Where the penalty is attributed to a company officer and a decision notice is sent to them, the company officer must pay this portion within 30 days of the notice being given to them: s69D(4).
Please note that the issuing of a decision notice under section 69D or the portion of a penalty assessed under 69C which is specified to a company officer in a decision notice are both appealable decisions: s83(1)(na) and (nb).
Timing of the decision notice regarding liability of a company officer
A decision notice may not be given before the amount of the penalty due from the company has been assessed, but it may be given either alongside this assessment or afterwards: s69D(3)(a).
Before giving a decision notice HMRC must:
- Inform the officer that they are considering doing so, and
- Afford the officer the opportunity to make representations about whether a decision notice should be given or the portion that should be specified: s69D(2).
The decision notice cannot be given more than two years after the VAT denial decision was issued: s69D(3)(b) .
Naming participants: s69E
HMRC has the power to name those that knew or should have known that their transactions were connected with VAT fraud where the amount of VAT denied or assessed to which the penalty (or penalties if there is more than one) related to exceeds £50,000: s69E(1).
HMRC may also wish to name company officers, although they can only do so where the amount of the penalty attributable to the company officers in the penalty decision notice exceeds £25,000: s69E(3).
As a matter of policy we will seek to use this power sparingly and restrict this naming provision to the more serious cases. We should not name those businesses that are primarily established to carry out legitimate trade as opposed to those facilitating VAT fraud (i.e. we do not intend to name businesses, including their company officers, which are normally compliant). Furthermore, we will only name either repeat offenders (i.e. more than one knowledge decision) or those that are involved in an orchestrated attack on the VAT system, taking into account the above factors.
If you propose to name participants please highlight the reasons why you consider this action is appropriate, with reference to the above paragraph, in the means of knowledge or Mecsek submission.
What details can HMRC publish when naming a business or company officer?
Under the new penalty HMRC can name both a business and its company officers, including:
- Address (including office address)
- Nature of business
- Amount of the penalty
- The VAT periods
- The officer’s position and/or former position
- Any other relevant information that HMRC consider appropriate to make clear the officer’s identity: see ss69D(2) and (4).
Naming - Notification and representations
Once your case has been through the appropriate governance process and been you will need to notify the business and/or company officer(s) of your intention to name them. This is to allow them time to make representations, which the legislation requires us to do: s69E(6). We would usually allow a period of 30 days for them to make representations.
Businesses or company officers will have an opportunity to provide reasons for why they think they should not be named on HMRC’s internet site and any representations should be sent to the VAT Serious Non Compliance & Fraud Team for consideration.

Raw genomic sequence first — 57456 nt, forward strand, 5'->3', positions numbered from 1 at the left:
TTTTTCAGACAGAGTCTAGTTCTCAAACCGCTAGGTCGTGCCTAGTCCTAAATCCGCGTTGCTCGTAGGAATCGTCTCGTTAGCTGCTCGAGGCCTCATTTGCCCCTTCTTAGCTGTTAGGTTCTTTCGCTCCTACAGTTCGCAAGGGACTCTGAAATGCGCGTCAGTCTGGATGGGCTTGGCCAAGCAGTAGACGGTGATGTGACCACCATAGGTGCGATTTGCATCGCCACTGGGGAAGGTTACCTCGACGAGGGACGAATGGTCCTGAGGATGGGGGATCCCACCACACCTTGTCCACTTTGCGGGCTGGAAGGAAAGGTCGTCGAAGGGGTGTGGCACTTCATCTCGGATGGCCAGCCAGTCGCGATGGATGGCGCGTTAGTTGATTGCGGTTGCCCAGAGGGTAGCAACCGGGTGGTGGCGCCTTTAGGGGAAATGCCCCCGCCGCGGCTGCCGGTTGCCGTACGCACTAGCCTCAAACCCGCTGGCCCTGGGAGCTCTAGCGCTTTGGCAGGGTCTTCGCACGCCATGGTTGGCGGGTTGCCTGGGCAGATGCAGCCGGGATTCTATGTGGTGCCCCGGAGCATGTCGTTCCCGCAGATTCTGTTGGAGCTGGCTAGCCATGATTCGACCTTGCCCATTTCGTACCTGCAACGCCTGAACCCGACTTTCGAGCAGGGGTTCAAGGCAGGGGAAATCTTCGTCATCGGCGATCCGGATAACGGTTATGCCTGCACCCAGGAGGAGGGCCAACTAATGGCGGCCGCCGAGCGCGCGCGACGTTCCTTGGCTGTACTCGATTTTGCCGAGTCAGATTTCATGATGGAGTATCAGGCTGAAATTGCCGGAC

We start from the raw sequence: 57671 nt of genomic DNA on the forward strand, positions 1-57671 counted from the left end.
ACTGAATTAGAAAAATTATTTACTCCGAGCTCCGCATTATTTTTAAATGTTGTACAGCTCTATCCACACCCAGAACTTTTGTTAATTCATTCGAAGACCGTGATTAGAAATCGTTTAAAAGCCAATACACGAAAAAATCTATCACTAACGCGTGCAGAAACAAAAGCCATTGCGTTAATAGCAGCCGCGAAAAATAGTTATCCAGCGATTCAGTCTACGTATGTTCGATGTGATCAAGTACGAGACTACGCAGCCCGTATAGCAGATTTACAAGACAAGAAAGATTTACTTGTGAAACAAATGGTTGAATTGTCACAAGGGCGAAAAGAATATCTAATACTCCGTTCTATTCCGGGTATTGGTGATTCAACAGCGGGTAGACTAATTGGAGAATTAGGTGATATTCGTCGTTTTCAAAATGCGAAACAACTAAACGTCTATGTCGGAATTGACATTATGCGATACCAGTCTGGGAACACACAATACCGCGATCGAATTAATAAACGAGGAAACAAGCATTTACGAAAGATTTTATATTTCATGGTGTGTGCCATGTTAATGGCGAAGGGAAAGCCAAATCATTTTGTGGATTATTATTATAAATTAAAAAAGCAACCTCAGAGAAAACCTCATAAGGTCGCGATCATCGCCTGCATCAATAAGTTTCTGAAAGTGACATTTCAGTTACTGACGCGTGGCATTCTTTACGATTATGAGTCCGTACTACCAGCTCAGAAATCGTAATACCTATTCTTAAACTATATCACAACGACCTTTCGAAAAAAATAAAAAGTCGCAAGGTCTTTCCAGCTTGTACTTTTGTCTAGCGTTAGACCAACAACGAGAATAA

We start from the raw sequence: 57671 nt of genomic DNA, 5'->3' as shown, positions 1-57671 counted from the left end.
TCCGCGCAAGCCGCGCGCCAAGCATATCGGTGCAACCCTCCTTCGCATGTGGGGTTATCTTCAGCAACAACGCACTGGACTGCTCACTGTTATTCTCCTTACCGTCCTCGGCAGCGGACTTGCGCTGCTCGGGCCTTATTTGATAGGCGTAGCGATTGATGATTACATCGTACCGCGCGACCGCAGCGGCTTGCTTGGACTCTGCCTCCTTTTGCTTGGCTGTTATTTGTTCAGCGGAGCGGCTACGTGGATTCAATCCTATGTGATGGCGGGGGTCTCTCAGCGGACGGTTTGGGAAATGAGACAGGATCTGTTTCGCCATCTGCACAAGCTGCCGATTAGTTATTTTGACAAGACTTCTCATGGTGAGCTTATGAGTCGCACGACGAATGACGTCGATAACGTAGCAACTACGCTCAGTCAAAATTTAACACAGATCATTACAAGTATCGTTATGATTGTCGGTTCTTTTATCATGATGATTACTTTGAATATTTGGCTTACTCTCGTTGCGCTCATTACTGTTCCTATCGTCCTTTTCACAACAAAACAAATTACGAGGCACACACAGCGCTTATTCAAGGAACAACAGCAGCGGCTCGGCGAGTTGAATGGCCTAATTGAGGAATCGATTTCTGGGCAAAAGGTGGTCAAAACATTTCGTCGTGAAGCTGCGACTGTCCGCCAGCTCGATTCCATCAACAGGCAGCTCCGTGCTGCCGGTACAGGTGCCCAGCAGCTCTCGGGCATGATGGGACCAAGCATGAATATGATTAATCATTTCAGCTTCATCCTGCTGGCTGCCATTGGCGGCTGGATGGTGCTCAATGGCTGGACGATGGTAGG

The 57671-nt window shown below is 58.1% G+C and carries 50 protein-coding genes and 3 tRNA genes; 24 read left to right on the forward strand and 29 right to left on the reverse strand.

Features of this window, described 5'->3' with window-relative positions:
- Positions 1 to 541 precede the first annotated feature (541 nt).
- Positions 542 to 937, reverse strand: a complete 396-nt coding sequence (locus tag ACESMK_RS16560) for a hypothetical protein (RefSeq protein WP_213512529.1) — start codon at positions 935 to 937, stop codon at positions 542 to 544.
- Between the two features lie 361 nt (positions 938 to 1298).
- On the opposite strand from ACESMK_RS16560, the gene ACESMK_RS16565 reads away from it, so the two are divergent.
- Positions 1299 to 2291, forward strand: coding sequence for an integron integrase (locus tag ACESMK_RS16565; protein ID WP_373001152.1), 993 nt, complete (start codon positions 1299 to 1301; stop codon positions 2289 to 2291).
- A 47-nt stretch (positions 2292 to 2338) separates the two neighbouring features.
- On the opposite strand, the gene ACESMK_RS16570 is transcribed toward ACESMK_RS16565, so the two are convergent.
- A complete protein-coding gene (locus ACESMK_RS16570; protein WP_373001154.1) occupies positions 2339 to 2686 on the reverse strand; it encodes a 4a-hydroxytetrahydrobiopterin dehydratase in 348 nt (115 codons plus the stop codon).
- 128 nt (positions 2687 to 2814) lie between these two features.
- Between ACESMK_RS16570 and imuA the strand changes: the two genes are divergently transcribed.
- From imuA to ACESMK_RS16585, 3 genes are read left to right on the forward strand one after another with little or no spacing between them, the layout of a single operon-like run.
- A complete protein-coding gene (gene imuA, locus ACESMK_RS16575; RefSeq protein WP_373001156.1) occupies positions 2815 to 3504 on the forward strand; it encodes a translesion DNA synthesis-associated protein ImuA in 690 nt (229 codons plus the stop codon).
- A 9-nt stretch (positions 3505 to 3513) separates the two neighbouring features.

Where we do not hear back from businesses, HMRC officers should seek to contact the business or company officer by telephone or email, to check that they are not going to reply. Officers should also show flexibility around holiday periods to ensure that businesses and company officers have adequate time to respond.
If we do not hear back from the business, or those in the governance process are not persuaded by the representations made, then we can go ahead and publish the details online of those facilitating fraud. This will be actioned by the VAT Serious Non Compliance & Fraud Team.
Please note that there is no right of appeal in relation to the naming provision.
Naming – Restrictions & Time limits
No information can be published prior to the penalty becoming final and until the representations have been considered. So if the underlying penalty is being appealed we cannot publish details of the business or any company officers: s69E(7), (10) and (12).
HMRC is only allowed to publish information within one year of the penalty becoming final: s69E(8) and (9).
Information can only be published or remain published for up to three years following the date that the penalty becomes final: s69E(11). The reason for this relatively lengthy time limit is to act as a deterrent against those that wish to participate in VAT fraud.
What if there is more than one penalty?
Where there are multiple penalties covering different VAT periods, the time limits detailed above will run from the latest day from when any of the penalties becomes final: s69E(12).
Example: Company A is awarded a penalty under 69C of VATA 94 on 1st May 2018 for VAT period 05/18 and another penalty under 69C on 1 September 2018 for VAT period 06/18. The company does not appeal either penalty. Therefore as the appeal period lasts for 90 days from the decision notice then HMRC, this would mean that the penalty would be finalised by 30 November 2018. HMRC would only have one year from this date (i.e. up to 29 November 2019) to publish details of the business and company officer that were participating in VAT fraud. Furthermore we would only be able to publish details for three years from the decision date – so assuming no more penalties are made against the company, HMRC would not be able to publish any details following 29 November 2021. However, the 29 November end dates would apply to the penalties for both the 05/18 and 06/18 VAT periods.
The reason why the 29 November end date applies to both penalties (i.e. for 05/18 and 06/18 VAT periods) is because the second penalty resets the clock for HMRC to publish details about Company A.